Yankees win negotiating rights for Japan’s Hiroyuki Nakajima

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From FOX Sports’ Ken Rosenthal comes word that the Yankees have won exclusive negotiating rights for Japanese shortstop Hiroyuki Nakajima.

Rumors flew Tuesday that the Giants had made the only posting bid. Then it was the Red Sox. But both of those reports were quickly shot down.

According to David Waldstein of the New York Times, the Yanks are viewing the 29-year-old Nakajima as a potential utility infielder.

He batted .297/.354/.433 with 16 homers, 100 RBI and 21 stolen bases this past season for the Seibu Lions and is a .302 career hitter in Japan’s top professional league.

The Yankees will now enter into an exclusive negotiating period with Nakajima. They’re unlikely to offer him a hefty contract given that they’re already paying a posting fee and don’t view him as a starter.

UPDATE: SI’s Jon Heyman reports that the posting fee cost the Yankees about $2 million.

Jack Morris and Alan Trammell make the Hall of Fame on the Modern Era ballot

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The Modern Era ballot was revealed last month. The results have been announced on Sunday night. Jack Morris and Alan Trammell will be inducted into the Hall of Fame next summer.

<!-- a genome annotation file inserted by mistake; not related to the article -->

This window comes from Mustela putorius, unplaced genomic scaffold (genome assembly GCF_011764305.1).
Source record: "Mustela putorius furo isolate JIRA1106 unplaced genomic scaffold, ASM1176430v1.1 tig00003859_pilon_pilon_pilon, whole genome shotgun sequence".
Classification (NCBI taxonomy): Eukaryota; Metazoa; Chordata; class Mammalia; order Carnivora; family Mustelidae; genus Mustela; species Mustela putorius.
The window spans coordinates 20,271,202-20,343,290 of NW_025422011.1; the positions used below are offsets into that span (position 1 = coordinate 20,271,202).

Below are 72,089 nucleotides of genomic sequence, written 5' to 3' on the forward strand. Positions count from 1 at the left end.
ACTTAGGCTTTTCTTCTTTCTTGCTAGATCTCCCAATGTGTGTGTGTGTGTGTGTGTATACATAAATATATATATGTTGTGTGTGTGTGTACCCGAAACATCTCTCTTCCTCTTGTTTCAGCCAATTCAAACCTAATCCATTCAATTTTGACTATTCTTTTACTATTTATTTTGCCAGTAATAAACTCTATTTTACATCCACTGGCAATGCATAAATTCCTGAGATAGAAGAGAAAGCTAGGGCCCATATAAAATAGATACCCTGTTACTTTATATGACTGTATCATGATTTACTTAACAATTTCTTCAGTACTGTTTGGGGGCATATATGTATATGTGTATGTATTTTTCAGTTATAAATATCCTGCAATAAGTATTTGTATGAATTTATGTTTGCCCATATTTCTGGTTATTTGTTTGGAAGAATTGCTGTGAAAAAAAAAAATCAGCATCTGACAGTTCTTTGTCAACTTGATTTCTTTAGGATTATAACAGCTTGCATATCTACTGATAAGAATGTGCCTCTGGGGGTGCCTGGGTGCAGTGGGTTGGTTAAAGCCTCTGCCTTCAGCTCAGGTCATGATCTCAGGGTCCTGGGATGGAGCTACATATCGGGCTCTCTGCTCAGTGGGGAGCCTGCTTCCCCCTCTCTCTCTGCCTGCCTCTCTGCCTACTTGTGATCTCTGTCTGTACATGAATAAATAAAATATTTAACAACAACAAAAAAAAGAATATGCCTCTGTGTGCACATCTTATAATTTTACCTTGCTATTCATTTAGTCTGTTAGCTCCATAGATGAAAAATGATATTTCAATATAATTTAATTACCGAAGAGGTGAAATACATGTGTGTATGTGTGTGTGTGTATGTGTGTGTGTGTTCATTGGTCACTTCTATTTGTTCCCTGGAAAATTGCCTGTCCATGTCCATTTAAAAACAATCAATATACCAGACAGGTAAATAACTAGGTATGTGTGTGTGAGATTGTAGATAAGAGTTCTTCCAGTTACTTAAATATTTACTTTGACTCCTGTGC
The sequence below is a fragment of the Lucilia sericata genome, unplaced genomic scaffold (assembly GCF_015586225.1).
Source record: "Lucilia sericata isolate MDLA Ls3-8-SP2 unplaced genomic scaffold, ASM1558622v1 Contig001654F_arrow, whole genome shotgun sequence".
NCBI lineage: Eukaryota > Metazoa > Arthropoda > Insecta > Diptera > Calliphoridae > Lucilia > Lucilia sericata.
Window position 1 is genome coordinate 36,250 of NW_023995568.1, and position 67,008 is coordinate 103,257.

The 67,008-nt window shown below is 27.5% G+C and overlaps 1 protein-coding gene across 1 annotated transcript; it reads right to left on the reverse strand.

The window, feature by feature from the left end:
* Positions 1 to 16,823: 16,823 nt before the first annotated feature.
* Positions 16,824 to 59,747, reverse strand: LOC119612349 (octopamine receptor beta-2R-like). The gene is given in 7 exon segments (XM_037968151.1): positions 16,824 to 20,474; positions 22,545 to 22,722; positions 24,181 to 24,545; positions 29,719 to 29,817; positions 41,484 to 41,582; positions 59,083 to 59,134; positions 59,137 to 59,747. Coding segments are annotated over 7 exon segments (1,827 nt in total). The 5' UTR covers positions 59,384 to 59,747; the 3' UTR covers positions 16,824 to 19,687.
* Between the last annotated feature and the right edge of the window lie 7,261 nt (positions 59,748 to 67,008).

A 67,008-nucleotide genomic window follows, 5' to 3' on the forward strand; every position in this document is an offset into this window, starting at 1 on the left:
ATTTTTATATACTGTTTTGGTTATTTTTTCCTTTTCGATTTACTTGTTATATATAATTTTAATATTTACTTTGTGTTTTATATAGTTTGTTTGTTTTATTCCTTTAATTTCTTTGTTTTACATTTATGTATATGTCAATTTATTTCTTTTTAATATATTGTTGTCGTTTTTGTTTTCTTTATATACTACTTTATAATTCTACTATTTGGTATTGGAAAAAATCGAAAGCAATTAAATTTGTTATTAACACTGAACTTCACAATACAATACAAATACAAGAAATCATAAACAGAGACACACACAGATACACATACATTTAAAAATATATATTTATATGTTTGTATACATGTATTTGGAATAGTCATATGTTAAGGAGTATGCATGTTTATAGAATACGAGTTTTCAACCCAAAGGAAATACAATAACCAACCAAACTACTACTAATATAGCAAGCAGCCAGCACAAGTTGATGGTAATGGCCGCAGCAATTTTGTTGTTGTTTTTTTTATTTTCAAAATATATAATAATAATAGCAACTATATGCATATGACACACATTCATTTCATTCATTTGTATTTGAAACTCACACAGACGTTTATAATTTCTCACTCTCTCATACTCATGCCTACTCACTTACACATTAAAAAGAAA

Morris, now 62, pitched parts of 18 seasons in the majors, 14 of which were spent with the Tigers. He played on four championship teams: the 1984 Tigers, the 1991 Twins, and the 1992-93 Blue Jays. While his regular season stats weren’t terribly impressive beyond his 254 wins, Morris has always had a decent amount of Hall of Fame support due to his postseason performances. Morris shut the Braves out over 10 innings in Game 7 of the ’91 World Series. That being said, his postseason ERA of 3.80 isn’t far off his regular season ERA of 3.90. If you ask me, Morris doesn’t pass muster for the Hall of Fame. He now has the highest career ERA of any pitcher in the Hall.

Trammel, now 59, had been unjustly kept out of the Hall of Fame despite a terrific career. He hit .285/.352/.415 across parts of 20 seasons from 1977-96, all with the Tigers. He was regarded as a tremendous defender and made a memorable combination up the middle with Lou Whitaker, who also played with the Tigers from 1977-95. According to Baseball Reference, Trammell racked up 70.4 Wins Above Replacement during his career, which is slightly more than Hall of Famer Barry Larkin (70.2) and as much as Hall of Famer Ron Santo (70.4).

Steve Garvey, Tommy John, Don Mattingly, Dale Murphy, Dave Parker, Ted Simmons, Luis Tiant, and Marvin Miller were not elected to the Hall of Fame. Miller continuing to be shut out is a travesty. Craig has written at length here about Miller’s exclusion.